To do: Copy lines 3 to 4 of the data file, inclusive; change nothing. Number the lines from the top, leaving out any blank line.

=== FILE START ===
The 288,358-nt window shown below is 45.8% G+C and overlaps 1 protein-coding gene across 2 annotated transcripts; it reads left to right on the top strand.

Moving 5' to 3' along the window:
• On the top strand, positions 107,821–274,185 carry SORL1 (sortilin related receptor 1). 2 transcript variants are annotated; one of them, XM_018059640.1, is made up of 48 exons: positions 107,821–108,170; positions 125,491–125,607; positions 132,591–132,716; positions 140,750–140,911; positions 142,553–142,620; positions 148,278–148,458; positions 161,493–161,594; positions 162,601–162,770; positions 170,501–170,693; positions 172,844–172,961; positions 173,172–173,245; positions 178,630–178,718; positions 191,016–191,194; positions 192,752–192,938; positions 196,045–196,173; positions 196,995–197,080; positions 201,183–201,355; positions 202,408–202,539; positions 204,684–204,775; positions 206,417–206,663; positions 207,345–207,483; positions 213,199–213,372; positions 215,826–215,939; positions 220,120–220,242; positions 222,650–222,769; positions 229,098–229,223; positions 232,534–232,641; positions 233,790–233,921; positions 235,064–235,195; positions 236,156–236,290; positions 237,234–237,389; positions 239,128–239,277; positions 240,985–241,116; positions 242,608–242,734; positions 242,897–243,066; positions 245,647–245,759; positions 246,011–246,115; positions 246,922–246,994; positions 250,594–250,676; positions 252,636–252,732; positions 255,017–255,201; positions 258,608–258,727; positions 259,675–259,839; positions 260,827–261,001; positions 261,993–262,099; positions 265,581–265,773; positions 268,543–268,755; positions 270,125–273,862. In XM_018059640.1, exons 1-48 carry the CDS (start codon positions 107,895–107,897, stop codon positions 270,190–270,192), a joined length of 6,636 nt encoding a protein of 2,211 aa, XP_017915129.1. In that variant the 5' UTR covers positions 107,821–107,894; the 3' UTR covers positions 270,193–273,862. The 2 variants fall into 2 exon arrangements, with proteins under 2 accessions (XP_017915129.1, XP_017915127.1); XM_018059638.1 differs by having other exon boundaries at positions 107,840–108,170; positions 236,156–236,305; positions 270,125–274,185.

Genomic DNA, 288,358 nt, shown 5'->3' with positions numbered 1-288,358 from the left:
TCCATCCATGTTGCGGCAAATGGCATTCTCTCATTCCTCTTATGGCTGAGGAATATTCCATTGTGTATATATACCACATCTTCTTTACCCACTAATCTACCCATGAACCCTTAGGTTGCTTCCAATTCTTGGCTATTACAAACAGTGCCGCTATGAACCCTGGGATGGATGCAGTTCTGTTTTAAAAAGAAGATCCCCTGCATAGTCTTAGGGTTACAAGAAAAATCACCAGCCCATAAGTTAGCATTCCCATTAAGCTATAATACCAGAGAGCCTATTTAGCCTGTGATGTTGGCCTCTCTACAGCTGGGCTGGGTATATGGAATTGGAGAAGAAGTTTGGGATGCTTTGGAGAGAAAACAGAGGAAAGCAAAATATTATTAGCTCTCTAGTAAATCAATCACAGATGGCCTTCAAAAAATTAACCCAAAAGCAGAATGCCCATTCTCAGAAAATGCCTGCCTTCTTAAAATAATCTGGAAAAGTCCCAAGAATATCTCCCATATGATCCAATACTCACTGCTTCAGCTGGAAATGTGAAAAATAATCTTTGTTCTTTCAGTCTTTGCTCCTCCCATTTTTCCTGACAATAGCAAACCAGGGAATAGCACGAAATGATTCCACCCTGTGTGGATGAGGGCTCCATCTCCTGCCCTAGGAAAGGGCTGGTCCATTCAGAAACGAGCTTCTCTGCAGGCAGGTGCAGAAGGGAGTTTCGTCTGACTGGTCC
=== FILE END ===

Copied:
• On the top strand, positions 107,821–274,185 carry SORL1 (sortilin related receptor 1). 2 transcript variants are annotated; one of them, XM_018059640.1, is made up of 48 exons: positions 107,821–108,170; positions 125,491–125,607; positions 132,591–132,716; positions 140,750–140,911; positions 142,553–142,620; positions 148,278–148,458; positions 161,493–161,594; positions 162,601–162,770; positions 170,501–170,693; positions 172,844–172,961; positions 173,172–173,245; positions 178,630–178,718; positions 191,016–191,194; positions 192,752–192,938; positions 196,045–196,173; positions 196,995–197,080; positions 201,183–201,355; positions 202,408–202,539; positions 204,684–204,775; positions 206,417–206,663; positions 207,345–207,483; positions 213,199–213,372; positions 215,826–215,939; positions 220,120–220,242; positions 222,650–222,769; positions 229,098–229,223; positions 232,534–232,641; positions 233,790–233,921; positions 235,064–235,195; positions 236,156–236,290; positions 237,234–237,389; positions 239,128–239,277; positions 240,985–241,116; positions 242,608–242,734; positions 242,897–243,066; positions 245,647–245,759; positions 246,011–246,115; positions 246,922–246,994; positions 250,594–250,676; positions 252,636–252,732; positions 255,017–255,201; positions 258,608–258,727; positions 259,675–259,839; positions 260,827–261,001; positions 261,993–262,099; positions 265,581–265,773; positions 268,543–268,755; positions 270,125–273,862. In XM_018059640.1, exons 1-48 carry the CDS (start codon positions 107,895–107,897, stop codon positions 270,190–270,192), a joined length of 6,636 nt encoding a protein of 2,211 aa, XP_017915129.1. In that variant the 5' UTR covers positions 107,821–107,894; the 3' UTR covers positions 270,193–273,862. The 2 variants fall into 2 exon arrangements, with proteins under 2 accessions (XP_017915129.1, XP_017915127.1); XM_018059638.1 differs by having other exon boundaries at positions 107,840–108,170; positions 236,156–236,305; positions 270,125–274,185.

Genomic DNA, 288,358 nt, shown 5'->3' with positions numbered 1-288,358 from the left: